Trip Start Oct 15, 2007
Trip End May 01, 2008

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Flag of Hong Kong  ,
Thursday, October 18, 2007

When I was on the plane browsing through the inflight magazine, I came across an article about Fanling in the New Territories. There is a historic walk through Fanling and the pictures in the magazine were enticing. I mentioned it to Frits and he was up for anything.

We got to the train station and were excited to read a memo that said trains will run to Fanling every two minutes to accomodate increased traffic due to the Bun Festival. Bun Festival, how exciting.

We asked for information about the historic walk and the ticket vendor had no idea of what we were talking about and told us to get on the train. Good advice for us so we got on the train.
The train into the New Territories took about 45 minutes. We got off at Fanling station and looked for an information booth. There was none. There was an exit sign and it led us into a mall. Somehow we ended up in the parkade beneath the mall. I had to use my broken Chinese to ask for directions to the centre of town. It was misunderstood and we were directed to a large shopping mall. Fortunately for us, there was an information booth in the mall. The girl at the booth didn't speak English, but was quick to run and get someone that did. We asked about the historic walk, and no one had ever heard of it. Excellent. Then we asked about the Bun Festival. Oh yes, they were very excited for the event. Unfortunately for us, it was happening the next day.

We were directed to the bus stop just outside the train station and saw a faded sign describing the historic walk. We were in the right place! There were two choices for the walk. We could wait for the bus that would take us to the beginning or take the bus already there that would take us to the end and we could do it in reverse. Reverse it was.

The driver let us off in the exact place and we found ourselves at the walled city. 
The gate into the city was giant. We walked in to see but were surprised that only the wall was historic. Inside the wall all the buildings were rebuilt in the modern Chinese/Taiwanese style. Plain, narrow, and three storeys high. At the end opposite the gate was a small temple in disrepair. The paintings on the walls and doors were beautiful in their day but now were in need of restoration.  

There was no map at this location and no signs of where to go. There was a small road that led past a school field and another that went through the village. We chose the one through the village. There was a treed path and it must have been the right way. As we were walking, civilization seemed to be leaving us behind. Although there was a path, there was farmland on either side. It was interesting to have a peek in other people's gardens. There was a fork in the path and we decided to go left. Somehow we ended up on a main road and were totally lost. Good thing Frits took a picture of the map at the bus station so we knew how lost and far off the historical path we actually were.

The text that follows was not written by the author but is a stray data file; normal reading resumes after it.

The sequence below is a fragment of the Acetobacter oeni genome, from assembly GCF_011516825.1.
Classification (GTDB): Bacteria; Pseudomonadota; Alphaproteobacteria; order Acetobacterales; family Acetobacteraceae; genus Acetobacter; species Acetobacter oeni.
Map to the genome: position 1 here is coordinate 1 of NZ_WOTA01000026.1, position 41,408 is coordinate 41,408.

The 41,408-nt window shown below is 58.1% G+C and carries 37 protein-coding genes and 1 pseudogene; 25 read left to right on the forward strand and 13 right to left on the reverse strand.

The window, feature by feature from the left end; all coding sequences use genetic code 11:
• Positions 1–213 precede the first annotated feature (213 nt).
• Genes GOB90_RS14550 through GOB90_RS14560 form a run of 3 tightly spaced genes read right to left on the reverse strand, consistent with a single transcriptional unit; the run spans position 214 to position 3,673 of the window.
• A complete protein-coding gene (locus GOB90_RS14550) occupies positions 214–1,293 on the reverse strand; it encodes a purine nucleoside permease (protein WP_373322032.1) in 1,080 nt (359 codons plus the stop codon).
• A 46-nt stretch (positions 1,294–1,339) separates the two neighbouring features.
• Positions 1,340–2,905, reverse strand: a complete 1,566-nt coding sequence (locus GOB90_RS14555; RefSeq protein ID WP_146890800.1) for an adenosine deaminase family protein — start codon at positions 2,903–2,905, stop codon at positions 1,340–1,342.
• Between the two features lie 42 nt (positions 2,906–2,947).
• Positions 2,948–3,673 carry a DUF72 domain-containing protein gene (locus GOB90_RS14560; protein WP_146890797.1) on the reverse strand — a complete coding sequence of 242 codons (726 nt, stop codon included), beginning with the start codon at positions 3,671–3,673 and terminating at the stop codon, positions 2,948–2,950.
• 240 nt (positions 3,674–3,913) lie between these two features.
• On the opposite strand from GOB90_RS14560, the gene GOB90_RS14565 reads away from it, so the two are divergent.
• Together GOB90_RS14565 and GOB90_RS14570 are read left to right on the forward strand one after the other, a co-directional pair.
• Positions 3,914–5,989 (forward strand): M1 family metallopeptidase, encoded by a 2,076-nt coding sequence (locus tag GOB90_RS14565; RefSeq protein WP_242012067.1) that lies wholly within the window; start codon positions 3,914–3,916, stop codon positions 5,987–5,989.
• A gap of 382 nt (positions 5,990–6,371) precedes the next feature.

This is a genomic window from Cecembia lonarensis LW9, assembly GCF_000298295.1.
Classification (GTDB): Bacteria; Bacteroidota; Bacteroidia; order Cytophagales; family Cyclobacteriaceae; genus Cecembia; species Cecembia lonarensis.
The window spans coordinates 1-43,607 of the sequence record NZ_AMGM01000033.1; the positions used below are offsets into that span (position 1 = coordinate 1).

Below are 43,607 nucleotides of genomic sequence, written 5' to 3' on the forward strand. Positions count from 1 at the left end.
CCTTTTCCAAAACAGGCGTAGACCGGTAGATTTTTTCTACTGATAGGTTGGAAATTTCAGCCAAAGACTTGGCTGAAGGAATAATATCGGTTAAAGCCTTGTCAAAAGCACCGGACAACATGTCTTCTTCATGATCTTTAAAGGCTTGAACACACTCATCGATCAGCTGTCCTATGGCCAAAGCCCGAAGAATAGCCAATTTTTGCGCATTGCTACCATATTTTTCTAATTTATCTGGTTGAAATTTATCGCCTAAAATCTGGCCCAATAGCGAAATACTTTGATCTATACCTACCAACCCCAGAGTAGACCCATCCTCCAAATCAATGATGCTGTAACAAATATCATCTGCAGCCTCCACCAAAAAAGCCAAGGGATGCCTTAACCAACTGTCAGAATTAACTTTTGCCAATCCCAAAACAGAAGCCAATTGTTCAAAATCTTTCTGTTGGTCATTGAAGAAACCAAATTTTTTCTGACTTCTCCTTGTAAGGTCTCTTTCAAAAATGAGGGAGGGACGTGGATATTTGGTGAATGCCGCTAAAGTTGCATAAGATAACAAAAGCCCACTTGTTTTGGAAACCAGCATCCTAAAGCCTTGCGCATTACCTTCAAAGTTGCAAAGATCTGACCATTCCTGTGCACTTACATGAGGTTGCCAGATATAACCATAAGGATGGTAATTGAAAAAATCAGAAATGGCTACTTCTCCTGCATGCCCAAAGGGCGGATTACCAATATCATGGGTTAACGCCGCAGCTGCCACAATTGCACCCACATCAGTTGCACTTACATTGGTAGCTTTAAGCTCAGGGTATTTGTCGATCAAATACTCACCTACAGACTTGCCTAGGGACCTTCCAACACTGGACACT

It was around lunch time and we were just across from a mall with a small restaurant. There was no English menu and the only characters I recognized were rice and noodles. One of the student sitting in the cafe offered to help us and we ordered lunch. After lunch, we continued on our mission of finding the historic path. It could be anywhere.
We found ourselves at an intersection of two main roads and consulted the camera map once again. We decided that following one of the main roads would get us where we needed to go. It definitely took us past some interesting things. Then we saw a sign for the historic path. We should have taken the dirt road past the school yard.
It took a while to actually find the path as there was only one sign but many roads. We did get on the right track and walked past partially walled cities set amongst new developments.

Fortunately the rest of the walk was easy to find and each stop had a map.

We found the place where the Bun Festival was taking place.
One of the temples on the route had a crew setting up chairs and tables.
There was also a Carlsberg keg and tap, it was going to be a good festival. Too bad we weren't going to make it.

We finished the walk and were now in the middle of an industrial area. The fumes were interesting. The streets were one way and the buses non existent. We tried to find a main road that would have a bus route that would take us back to the train station.
A guy at the bus stop helped us and even flagged down our bus. We were on the way back to Kowloon.
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